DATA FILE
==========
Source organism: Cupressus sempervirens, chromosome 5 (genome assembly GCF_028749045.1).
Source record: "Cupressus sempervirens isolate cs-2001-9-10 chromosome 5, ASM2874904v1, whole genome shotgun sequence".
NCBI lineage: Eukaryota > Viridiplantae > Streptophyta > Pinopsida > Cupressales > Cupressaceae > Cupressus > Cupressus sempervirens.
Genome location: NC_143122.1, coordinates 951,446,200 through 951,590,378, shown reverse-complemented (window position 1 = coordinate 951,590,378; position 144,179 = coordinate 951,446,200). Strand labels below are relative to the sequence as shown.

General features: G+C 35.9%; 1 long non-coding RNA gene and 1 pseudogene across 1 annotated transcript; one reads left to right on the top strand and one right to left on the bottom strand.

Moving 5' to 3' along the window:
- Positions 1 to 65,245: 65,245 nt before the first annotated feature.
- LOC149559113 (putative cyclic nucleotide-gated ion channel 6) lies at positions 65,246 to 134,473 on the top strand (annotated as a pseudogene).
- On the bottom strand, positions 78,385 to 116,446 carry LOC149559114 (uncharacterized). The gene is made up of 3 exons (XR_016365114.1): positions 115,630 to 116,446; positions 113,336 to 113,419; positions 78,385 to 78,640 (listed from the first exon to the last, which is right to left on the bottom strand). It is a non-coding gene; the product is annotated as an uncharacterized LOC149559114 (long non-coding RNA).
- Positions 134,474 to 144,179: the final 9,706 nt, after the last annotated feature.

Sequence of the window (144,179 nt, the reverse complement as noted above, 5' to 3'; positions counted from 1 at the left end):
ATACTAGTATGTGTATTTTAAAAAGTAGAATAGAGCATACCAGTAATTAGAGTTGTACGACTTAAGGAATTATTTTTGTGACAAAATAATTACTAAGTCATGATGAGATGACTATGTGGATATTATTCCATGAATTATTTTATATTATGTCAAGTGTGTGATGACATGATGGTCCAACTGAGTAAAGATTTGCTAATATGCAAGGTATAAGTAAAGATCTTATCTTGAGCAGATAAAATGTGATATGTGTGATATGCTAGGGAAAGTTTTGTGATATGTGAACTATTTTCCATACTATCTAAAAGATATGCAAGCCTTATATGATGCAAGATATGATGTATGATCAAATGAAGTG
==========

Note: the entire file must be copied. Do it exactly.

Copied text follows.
Source organism: Cupressus sempervirens, chromosome 5 (genome assembly GCF_028749045.1).
Source record: "Cupressus sempervirens isolate cs-2001-9-10 chromosome 5, ASM2874904v1, whole genome shotgun sequence".
NCBI lineage: Eukaryota > Viridiplantae > Streptophyta > Pinopsida > Cupressales > Cupressaceae > Cupressus > Cupressus sempervirens.
Genome location: NC_143122.1, coordinates 951,446,200 through 951,590,378, shown reverse-complemented (window position 1 = coordinate 951,590,378; position 144,179 = coordinate 951,446,200). Strand labels below are relative to the sequence as shown.

General features: G+C 35.9%; 1 long non-coding RNA gene and 1 pseudogene across 1 annotated transcript; one reads left to right on the top strand and one right to left on the bottom strand.

Moving 5' to 3' along the window:
- Positions 1 to 65,245: 65,245 nt before the first annotated feature.
- LOC149559113 (putative cyclic nucleotide-gated ion channel 6) lies at positions 65,246 to 134,473 on the top strand (annotated as a pseudogene).
- On the bottom strand, positions 78,385 to 116,446 carry LOC149559114 (uncharacterized). The gene is made up of 3 exons (XR_016365114.1): positions 115,630 to 116,446; positions 113,336 to 113,419; positions 78,385 to 78,640 (listed from the first exon to the last, which is right to left on the bottom strand). It is a non-coding gene; the product is annotated as an uncharacterized LOC149559114 (long non-coding RNA).
- Positions 134,474 to 144,179: the final 9,706 nt, after the last annotated feature.

Sequence of the window (144,179 nt, the reverse complement as noted above, 5' to 3'; positions counted from 1 at the left end):
ATACTAGTATGTGTATTTTAAAAAGTAGAATAGAGCATACCAGTAATTAGAGTTGTACGACTTAAGGAATTATTTTTGTGACAAAATAATTACTAAGTCATGATGAGATGACTATGTGGATATTATTCCATGAATTATTTTATATTATGTCAAGTGTGTGATGACATGATGGTCCAACTGAGTAAAGATTTGCTAATATGCAAGGTATAAGTAAAGATCTTATCTTGAGCAGATAAAATGTGATATGTGTGATATGCTAGGGAAAGTTTTGTGATATGTGAACTATTTTCCATACTATCTAAAAGATATGCAAGCCTTATATGATGCAAGATATGATGTATGATCAAATGAAGTG